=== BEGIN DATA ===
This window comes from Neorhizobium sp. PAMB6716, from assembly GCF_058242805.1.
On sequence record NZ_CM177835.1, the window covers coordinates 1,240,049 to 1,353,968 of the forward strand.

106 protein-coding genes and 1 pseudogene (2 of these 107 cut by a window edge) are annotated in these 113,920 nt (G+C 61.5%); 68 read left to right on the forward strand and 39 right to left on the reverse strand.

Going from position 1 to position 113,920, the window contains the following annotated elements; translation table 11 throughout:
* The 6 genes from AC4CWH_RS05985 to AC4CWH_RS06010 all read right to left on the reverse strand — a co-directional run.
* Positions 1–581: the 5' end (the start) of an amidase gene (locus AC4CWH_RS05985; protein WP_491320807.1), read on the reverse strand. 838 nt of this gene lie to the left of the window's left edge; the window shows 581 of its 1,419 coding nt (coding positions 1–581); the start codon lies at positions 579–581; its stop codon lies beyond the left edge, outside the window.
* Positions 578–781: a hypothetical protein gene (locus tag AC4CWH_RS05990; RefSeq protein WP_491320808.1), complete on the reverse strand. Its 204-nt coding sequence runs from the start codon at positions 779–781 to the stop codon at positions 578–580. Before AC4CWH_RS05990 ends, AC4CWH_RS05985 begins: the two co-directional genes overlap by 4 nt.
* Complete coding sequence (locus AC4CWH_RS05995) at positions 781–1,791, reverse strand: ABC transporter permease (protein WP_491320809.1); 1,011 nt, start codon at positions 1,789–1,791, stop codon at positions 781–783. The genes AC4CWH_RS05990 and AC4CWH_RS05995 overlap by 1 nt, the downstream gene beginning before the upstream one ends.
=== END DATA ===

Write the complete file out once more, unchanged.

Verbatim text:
This window comes from Neorhizobium sp. PAMB6716, from assembly GCF_058242805.1.
On sequence record NZ_CM177835.1, the window covers coordinates 1,240,049 to 1,353,968 of the forward strand.

106 protein-coding genes and 1 pseudogene (2 of these 107 cut by a window edge) are annotated in these 113,920 nt (G+C 61.5%); 68 read left to right on the forward strand and 39 right to left on the reverse strand.

Going from position 1 to position 113,920, the window contains the following annotated elements; translation table 11 throughout:
* The 6 genes from AC4CWH_RS05985 to AC4CWH_RS06010 all read right to left on the reverse strand — a co-directional run.
* Positions 1–581: the 5' end (the start) of an amidase gene (locus AC4CWH_RS05985; protein WP_491320807.1), read on the reverse strand. 838 nt of this gene lie to the left of the window's left edge; the window shows 581 of its 1,419 coding nt (coding positions 1–581); the start codon lies at positions 579–581; its stop codon lies beyond the left edge, outside the window.
* Positions 578–781: a hypothetical protein gene (locus tag AC4CWH_RS05990; RefSeq protein WP_491320808.1), complete on the reverse strand. Its 204-nt coding sequence runs from the start codon at positions 779–781 to the stop codon at positions 578–580. Before AC4CWH_RS05990 ends, AC4CWH_RS05985 begins: the two co-directional genes overlap by 4 nt.
* Complete coding sequence (locus AC4CWH_RS05995) at positions 781–1,791, reverse strand: ABC transporter permease (protein WP_491320809.1); 1,011 nt, start codon at positions 1,789–1,791, stop codon at positions 781–783. The genes AC4CWH_RS05990 and AC4CWH_RS05995 overlap by 1 nt, the downstream gene beginning before the upstream one ends.